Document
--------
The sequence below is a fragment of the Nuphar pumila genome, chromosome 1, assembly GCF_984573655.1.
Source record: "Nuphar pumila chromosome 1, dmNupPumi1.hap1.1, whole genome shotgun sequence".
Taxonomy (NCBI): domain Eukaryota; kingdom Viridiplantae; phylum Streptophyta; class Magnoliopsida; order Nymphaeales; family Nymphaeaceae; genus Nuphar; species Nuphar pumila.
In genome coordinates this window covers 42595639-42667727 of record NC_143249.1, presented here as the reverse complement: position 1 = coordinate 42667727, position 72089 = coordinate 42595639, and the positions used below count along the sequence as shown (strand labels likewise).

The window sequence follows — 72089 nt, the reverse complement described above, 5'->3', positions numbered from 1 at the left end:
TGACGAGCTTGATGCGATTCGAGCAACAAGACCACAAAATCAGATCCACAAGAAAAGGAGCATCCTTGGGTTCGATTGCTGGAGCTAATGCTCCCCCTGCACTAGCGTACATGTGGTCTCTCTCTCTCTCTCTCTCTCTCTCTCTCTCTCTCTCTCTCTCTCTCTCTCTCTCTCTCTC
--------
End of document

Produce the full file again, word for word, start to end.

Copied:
The sequence below is a fragment of the Nuphar pumila genome, chromosome 1, assembly GCF_984573655.1.
Source record: "Nuphar pumila chromosome 1, dmNupPumi1.hap1.1, whole genome shotgun sequence".
Taxonomy (NCBI): domain Eukaryota; kingdom Viridiplantae; phylum Streptophyta; class Magnoliopsida; order Nymphaeales; family Nymphaeaceae; genus Nuphar; species Nuphar pumila.
In genome coordinates this window covers 42595639-42667727 of record NC_143249.1, presented here as the reverse complement: position 1 = coordinate 42667727, position 72089 = coordinate 42595639, and the positions used below count along the sequence as shown (strand labels likewise).

The window sequence follows — 72089 nt, the reverse complement described above, 5'->3', positions numbered from 1 at the left end:
TGACGAGCTTGATGCGATTCGAGCAACAAGACCACAAAATCAGATCCACAAGAAAAGGAGCATCCTTGGGTTCGATTGCTGGAGCTAATGCTCCCCCTGCACTAGCGTACATGTGGTCTCTCTCTCTCTCTCTCTCTCTCTCTCTCTCTCTCTCTCTCTCTCTCTCTCTCTCTCTCTC